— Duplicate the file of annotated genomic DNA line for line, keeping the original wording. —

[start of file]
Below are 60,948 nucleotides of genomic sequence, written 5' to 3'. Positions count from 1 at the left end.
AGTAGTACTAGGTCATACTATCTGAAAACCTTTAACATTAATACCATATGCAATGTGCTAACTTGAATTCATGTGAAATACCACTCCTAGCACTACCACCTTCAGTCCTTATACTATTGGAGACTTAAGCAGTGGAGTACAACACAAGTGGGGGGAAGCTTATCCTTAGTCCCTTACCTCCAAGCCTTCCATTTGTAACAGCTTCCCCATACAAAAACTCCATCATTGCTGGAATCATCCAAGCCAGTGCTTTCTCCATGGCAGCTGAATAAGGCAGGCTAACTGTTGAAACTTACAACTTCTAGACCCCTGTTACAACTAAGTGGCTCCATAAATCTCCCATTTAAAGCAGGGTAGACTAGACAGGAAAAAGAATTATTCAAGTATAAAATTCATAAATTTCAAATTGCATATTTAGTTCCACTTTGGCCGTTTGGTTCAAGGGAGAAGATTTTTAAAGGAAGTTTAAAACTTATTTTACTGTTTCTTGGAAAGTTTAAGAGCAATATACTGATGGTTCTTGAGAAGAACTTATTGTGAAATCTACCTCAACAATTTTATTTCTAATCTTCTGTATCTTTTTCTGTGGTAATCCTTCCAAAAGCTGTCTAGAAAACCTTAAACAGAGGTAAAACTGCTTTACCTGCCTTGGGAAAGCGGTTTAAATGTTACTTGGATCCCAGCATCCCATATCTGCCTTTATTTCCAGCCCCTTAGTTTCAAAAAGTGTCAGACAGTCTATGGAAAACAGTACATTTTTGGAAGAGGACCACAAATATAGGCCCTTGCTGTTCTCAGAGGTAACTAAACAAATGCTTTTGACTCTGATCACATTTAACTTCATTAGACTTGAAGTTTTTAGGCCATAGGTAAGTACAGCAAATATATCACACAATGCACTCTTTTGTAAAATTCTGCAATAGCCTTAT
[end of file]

Below are 60,948 nucleotides of genomic sequence, written 5' to 3'. Positions count from 1 at the left end.
AGTAGTACTAGGTCATACTATCTGAAAACCTTTAACATTAATACCATATGCAATGTGCTAACTTGAATTCATGTGAAATACCACTCCTAGCACTACCACCTTCAGTCCTTATACTATTGGAGACTTAAGCAGTGGAGTACAACACAAGTGGGGGGAAGCTTATCCTTAGTCCCTTACCTCCAAGCCTTCCATTTGTAACAGCTTCCCCATACAAAAACTCCATCATTGCTGGAATCATCCAAGCCAGTGCTTTCTCCATGGCAGCTGAATAAGGCAGGCTAACTGTTGAAACTTACAACTTCTAGACCCCTGTTACAACTAAGTGGCTCCATAAATCTCCCATTTAAAGCAGGGTAGACTAGACAGGAAAAAGAATTATTCAAGTATAAAATTCATAAATTTCAAATTGCATATTTAGTTCCACTTTGGCCGTTTGGTTCAAGGGAGAAGATTTTTAAAGGAAGTTTAAAACTTATTTTACTGTTTCTTGGAAAGTTTAAGAGCAATATACTGATGGTTCTTGAGAAGAACTTATTGTGAAATCTACCTCAACAATTTTATTTCTAATCTTCTGTATCTTTTTCTGTGGTAATCCTTCCAAAAGCTGTCTAGAAAACCTTAAACAGAGGTAAAACTGCTTTACCTGCCTTGGGAAAGCGGTTTAAATGTTACTTGGATCCCAGCATCCCATATCTGCCTTTATTTCCAGCCCCTTAGTTTCAAAAAGTGTCAGACAGTCTATGGAAAACAGTACATTTTTGGAAGAGGACCACAAATATAGGCCCTTGCTGTTCTCAGAGGTAACTAAACAAATGCTTTTGACTCTGATCACATTTAACTTCATTAGACTTGAAGTTTTTAGGCCATAGGTAAGTACAGCAAATATATCACACAATGCACTCTTTTGTAAAATTCTGCAATAGCCTTAT